• FEB 16 to APR 07
    Solo Exhibition
    Elian Somers - Border Theories

    Category

    • Solo Exhibition

    Dates and Opening hours

    FEB 16 to APR 07, 2013

    Vernissage: Saturday 16 February, 5 - 7 p.m.

    Event Location

    Stedelijk Musuem Bureau Amsterdam

    Rozenstraat 59
    Amsterdam
    Netherlands

    View website

    Artists

    Information

    The ongoing work 'Border Theories' is about enclaves with double histories. It investigates the Soviet Purpose and political efforts to create a virtual past by means of architecture and urban planning. National histories and virtual histories intermingle in the project.
    'Border Theories' is about the way these (virtual) histories have been generally perceived over years, the role of collective 'belief' in this context, and the way truths have been made.

    Kaliningrad, Sakhalin and Birobidzhan are all Russian enclaves with double interpretations of history; respectively, one of German, Japanese and Jewish history, and one of (virtual) Soviet history.
    Situated near USSR frontiers, these enclaves have passed through hard times of territorial issues over years and have been listed as closed border zones in order to develop military strategies. In the far corners of the Soviet Union these areas have been settled and resettled again by (forced) pioneers.
    Seen as testing grounds for experimentation where plans and visions are endlessly projected, where futures are tried out and truths made, these geographically isolated (and closed) areas appear until today as places extremely susceptible to the utopian imagination.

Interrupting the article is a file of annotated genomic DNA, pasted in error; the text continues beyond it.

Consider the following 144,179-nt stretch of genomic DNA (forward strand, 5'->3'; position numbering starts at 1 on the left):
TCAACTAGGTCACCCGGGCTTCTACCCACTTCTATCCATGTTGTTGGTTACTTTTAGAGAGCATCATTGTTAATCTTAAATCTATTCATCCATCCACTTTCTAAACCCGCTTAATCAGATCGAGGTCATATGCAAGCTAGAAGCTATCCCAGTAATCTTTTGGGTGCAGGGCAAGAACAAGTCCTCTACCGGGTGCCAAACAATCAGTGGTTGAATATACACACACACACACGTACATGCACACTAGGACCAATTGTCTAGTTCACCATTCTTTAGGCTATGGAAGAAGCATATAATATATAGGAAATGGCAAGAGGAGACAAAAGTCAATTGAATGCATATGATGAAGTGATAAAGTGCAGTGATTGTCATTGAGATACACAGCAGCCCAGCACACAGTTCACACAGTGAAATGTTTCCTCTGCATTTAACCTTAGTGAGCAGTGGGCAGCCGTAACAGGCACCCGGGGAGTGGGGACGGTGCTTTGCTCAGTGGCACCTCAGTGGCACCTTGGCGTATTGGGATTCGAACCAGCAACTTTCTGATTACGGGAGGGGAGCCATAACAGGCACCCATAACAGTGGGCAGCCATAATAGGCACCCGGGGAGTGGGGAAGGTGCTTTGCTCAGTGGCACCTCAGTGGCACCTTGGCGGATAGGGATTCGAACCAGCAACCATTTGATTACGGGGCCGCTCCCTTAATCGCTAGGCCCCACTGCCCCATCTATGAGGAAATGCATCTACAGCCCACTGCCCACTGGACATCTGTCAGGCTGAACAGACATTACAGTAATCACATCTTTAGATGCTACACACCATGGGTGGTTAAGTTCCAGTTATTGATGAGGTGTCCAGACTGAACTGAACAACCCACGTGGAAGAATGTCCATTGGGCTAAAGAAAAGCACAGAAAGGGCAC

After taken over by the Russians in WOII, Prussian Königsberg becomes Soviet Kaliningrad, and the ‘colony’ and Japanese island Karafuto becomes Soviet Sakhalin. Birobidzhan has already been started as a Stalin Soviet Experiment in the 1930’s as the new Socialist Jewish Homeland. In the 1950’s Kaliningrad, Sakhalin and Birobidzhan are all emptied out of German, Japanese and -ironically- Jewish residents and are filled up again by the Soviet pioneer.
    From this moment on, numerous Soviet concepts are projected on the former German, Japanese and Jewish grounds and the areas become subject of new plans, thoughts and experiments.

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